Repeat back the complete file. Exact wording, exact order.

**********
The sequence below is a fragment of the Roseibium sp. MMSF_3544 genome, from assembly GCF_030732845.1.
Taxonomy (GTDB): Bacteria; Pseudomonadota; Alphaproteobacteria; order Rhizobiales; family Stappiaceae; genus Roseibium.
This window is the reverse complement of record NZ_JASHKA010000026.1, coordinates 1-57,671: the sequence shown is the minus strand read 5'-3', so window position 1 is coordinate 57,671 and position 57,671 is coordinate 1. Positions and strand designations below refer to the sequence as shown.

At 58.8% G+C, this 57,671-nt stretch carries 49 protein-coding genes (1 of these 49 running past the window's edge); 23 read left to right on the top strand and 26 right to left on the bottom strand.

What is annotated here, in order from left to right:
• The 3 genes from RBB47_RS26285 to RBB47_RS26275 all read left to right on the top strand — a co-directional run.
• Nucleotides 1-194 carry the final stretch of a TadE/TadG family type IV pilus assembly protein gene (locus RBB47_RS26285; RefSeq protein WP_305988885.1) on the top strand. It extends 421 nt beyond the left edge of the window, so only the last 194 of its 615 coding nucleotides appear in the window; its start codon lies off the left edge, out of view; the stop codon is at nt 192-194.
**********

The sequence below is a fragment of the Roseibium sp. MMSF_3544 genome, from assembly GCF_030732845.1.
Taxonomy (GTDB): Bacteria; Pseudomonadota; Alphaproteobacteria; order Rhizobiales; family Stappiaceae; genus Roseibium.
This window is the reverse complement of record NZ_JASHKA010000026.1, coordinates 1-57,671: the sequence shown is the minus strand read 5'-3', so window position 1 is coordinate 57,671 and position 57,671 is coordinate 1. Positions and strand designations below refer to the sequence as shown.

At 58.8% G+C, this 57,671-nt stretch carries 49 protein-coding genes (1 of these 49 running past the window's edge); 23 read left to right on the top strand and 26 right to left on the bottom strand.

What is annotated here, in order from left to right:
• The 3 genes from RBB47_RS26285 to RBB47_RS26275 all read left to right on the top strand — a co-directional run.
• Nucleotides 1-194 carry the final stretch of a TadE/TadG family type IV pilus assembly protein gene (locus RBB47_RS26285; RefSeq protein WP_305988885.1) on the top strand. It extends 421 nt beyond the left edge of the window, so only the last 194 of its 615 coding nucleotides appear in the window; its start codon lies off the left edge, out of view; the stop codon is at nt 192-194.